First we will swap half of our MATIC tokens (1.25 MATIC) into WETH as seen below.

Then will will take the equal amounts of MATIC and WETH and deposit it into the liquidity pool.

Once we confirm adding liquidity, we will be prompted in our wallet to confirm the transaction and gas fee. We will then recieve SLP, which are the tokens representing our portion of the liquidity pool.

The final step is staking our SLP tokens as seen above. This will enable us to earn the farm rewards of Sushi and MATIC.

In  this yield farming example, we have earned yield in the following ways:

  • Earning yield on our deposit of 10 Dai in Aave
  • Providing liquidity and earning trading fees of the pool with Matic and Ether
  • Earning farming rewards from staking our LP tokens 

Our costs for this example are:

  • Interest on the borrowed Matic tokens in Aave
  • Gas fees for entering transactions and gas fees when we unwind any transactions. 

This example shows the portability in DeFi. We can use multiple protocols and tokens to find additional yield, but it is not without risk.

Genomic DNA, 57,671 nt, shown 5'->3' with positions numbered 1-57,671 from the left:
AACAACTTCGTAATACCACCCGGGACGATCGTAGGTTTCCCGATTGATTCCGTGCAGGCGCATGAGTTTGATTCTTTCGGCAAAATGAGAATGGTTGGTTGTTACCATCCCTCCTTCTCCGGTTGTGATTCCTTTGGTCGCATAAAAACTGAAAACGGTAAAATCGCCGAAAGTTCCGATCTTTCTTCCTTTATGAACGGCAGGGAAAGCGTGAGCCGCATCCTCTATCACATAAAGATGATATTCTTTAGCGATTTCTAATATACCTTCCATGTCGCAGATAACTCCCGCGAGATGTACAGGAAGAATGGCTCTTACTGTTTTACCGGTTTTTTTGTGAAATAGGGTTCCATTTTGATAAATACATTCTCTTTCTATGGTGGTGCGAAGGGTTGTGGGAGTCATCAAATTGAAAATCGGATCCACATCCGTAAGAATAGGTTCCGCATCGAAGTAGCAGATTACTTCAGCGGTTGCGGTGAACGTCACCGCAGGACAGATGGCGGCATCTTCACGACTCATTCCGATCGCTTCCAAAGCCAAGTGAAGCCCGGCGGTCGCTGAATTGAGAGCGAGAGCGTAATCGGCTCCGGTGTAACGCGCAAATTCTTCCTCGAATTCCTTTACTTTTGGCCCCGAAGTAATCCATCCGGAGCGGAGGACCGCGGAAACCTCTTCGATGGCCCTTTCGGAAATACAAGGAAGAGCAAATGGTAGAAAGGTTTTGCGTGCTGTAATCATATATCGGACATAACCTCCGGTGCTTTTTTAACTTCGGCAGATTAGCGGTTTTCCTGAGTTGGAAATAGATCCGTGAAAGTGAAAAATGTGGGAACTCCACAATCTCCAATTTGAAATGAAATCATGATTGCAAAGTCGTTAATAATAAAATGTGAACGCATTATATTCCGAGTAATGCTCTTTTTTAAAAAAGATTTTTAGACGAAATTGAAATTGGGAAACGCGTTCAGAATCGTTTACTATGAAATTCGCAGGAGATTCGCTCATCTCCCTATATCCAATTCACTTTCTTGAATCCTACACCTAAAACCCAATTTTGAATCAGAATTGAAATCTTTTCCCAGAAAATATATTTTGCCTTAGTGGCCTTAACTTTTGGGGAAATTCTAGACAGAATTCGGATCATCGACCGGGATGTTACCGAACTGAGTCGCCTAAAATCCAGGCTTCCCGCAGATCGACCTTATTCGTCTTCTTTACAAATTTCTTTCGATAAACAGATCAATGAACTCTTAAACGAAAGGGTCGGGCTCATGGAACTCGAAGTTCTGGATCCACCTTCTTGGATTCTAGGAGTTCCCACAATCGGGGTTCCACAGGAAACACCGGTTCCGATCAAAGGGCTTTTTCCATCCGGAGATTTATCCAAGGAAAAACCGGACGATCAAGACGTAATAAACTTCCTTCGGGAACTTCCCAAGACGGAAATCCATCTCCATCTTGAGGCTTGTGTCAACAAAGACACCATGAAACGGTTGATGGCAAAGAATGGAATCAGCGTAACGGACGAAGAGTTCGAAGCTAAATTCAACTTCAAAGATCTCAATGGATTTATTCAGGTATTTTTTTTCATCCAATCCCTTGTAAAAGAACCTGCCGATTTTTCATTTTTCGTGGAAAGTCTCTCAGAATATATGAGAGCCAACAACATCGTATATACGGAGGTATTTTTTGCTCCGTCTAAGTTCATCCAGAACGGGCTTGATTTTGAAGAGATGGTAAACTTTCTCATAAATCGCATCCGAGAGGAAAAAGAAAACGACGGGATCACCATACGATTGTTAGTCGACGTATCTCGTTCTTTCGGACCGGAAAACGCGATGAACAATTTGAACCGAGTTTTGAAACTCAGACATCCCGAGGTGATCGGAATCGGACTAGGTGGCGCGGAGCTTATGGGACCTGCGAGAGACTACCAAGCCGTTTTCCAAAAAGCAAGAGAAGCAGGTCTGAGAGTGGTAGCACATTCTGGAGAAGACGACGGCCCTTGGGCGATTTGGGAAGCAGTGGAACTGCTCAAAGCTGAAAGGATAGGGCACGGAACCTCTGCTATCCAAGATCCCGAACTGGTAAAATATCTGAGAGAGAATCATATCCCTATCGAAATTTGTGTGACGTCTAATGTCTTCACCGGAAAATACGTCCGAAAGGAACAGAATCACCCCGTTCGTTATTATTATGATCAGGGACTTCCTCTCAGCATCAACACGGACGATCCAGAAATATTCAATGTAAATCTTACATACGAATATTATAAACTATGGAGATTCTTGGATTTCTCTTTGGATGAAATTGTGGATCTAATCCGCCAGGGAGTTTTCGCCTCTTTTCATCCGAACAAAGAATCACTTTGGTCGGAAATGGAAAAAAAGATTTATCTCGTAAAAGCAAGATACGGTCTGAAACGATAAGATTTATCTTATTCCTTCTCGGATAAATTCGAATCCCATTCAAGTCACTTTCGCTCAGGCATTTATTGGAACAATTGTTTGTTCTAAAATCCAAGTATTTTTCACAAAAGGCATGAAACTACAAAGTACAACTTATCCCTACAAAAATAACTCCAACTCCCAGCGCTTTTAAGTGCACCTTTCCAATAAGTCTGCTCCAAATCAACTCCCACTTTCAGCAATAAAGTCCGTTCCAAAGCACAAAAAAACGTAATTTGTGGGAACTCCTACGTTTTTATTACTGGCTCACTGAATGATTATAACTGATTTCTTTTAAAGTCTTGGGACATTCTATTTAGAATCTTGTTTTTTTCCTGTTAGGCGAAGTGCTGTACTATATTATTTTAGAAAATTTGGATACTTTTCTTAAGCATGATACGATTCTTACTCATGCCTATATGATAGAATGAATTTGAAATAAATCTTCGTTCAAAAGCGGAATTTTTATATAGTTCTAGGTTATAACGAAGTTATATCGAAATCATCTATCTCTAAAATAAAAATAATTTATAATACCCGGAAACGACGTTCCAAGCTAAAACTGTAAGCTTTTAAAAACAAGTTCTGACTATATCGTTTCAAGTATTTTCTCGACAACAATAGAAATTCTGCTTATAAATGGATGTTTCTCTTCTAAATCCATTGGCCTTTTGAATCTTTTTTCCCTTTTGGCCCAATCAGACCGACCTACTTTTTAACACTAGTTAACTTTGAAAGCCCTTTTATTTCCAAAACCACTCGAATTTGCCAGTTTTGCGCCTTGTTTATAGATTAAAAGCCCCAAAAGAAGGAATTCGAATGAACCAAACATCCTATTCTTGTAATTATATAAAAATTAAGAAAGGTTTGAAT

The more protocols and smart contracts you interact with, the more risk you take on.

What are the risks?

Yield farming risks include:

  • Smart-Contract Risk: cyber attacks and technology failures, especially prevalent in unaudited code
  • Impermanent loss: losses incurred with price volatility in a liquidity pool
  • Borrower liquidation: if collateral value falls below a certain threshold while borrowing, there is the risk of liquidation of collateral. Leverage increases risk.
  • High transaction fees:  Gas costs eat away at yield, especially if multiple transactions are involved. This is most prevalent on Ethereum mainnet 

Yield farming is a delicate act of balancing risk versus return on your capital. It is important to understand the risks associated with advanced strategies and leverage. Proceed carefully!

Up next: How to avoid getting rekt in DeFi?

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What is yield farming?

What is incentivized liquidity?

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What are the risks?